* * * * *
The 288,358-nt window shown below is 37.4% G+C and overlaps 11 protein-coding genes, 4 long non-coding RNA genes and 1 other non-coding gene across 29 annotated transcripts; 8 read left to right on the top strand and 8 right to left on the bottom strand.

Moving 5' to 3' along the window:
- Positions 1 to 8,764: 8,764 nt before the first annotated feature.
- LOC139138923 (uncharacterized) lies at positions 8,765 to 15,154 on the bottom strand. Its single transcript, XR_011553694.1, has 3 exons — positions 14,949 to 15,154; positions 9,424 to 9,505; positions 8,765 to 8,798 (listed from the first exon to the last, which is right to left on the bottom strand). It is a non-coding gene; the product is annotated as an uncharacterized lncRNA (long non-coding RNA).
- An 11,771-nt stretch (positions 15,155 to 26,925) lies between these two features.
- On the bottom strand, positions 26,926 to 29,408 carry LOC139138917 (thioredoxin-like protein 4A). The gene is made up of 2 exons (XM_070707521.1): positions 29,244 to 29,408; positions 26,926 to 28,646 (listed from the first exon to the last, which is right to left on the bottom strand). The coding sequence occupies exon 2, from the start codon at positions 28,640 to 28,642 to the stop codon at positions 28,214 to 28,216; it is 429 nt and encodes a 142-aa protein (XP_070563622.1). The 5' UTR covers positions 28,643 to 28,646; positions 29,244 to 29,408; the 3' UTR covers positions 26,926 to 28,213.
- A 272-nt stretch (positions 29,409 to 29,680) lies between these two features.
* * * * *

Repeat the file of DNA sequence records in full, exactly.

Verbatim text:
The 288,358-nt window shown below is 37.4% G+C and overlaps 11 protein-coding genes, 4 long non-coding RNA genes and 1 other non-coding gene across 29 annotated transcripts; 8 read left to right on the top strand and 8 right to left on the bottom strand.

Moving 5' to 3' along the window:
- Positions 1 to 8,764: 8,764 nt before the first annotated feature.
- LOC139138923 (uncharacterized) lies at positions 8,765 to 15,154 on the bottom strand. Its single transcript, XR_011553694.1, has 3 exons — positions 14,949 to 15,154; positions 9,424 to 9,505; positions 8,765 to 8,798 (listed from the first exon to the last, which is right to left on the bottom strand). It is a non-coding gene; the product is annotated as an uncharacterized lncRNA (long non-coding RNA).
- An 11,771-nt stretch (positions 15,155 to 26,925) lies between these two features.
- On the bottom strand, positions 26,926 to 29,408 carry LOC139138917 (thioredoxin-like protein 4A). The gene is made up of 2 exons (XM_070707521.1): positions 29,244 to 29,408; positions 26,926 to 28,646 (listed from the first exon to the last, which is right to left on the bottom strand). The coding sequence occupies exon 2, from the start codon at positions 28,640 to 28,642 to the stop codon at positions 28,214 to 28,216; it is 429 nt and encodes a 142-aa protein (XP_070563622.1). The 5' UTR covers positions 28,643 to 28,646; positions 29,244 to 29,408; the 3' UTR covers positions 26,926 to 28,213.
- A 272-nt stretch (positions 29,409 to 29,680) lies between these two features.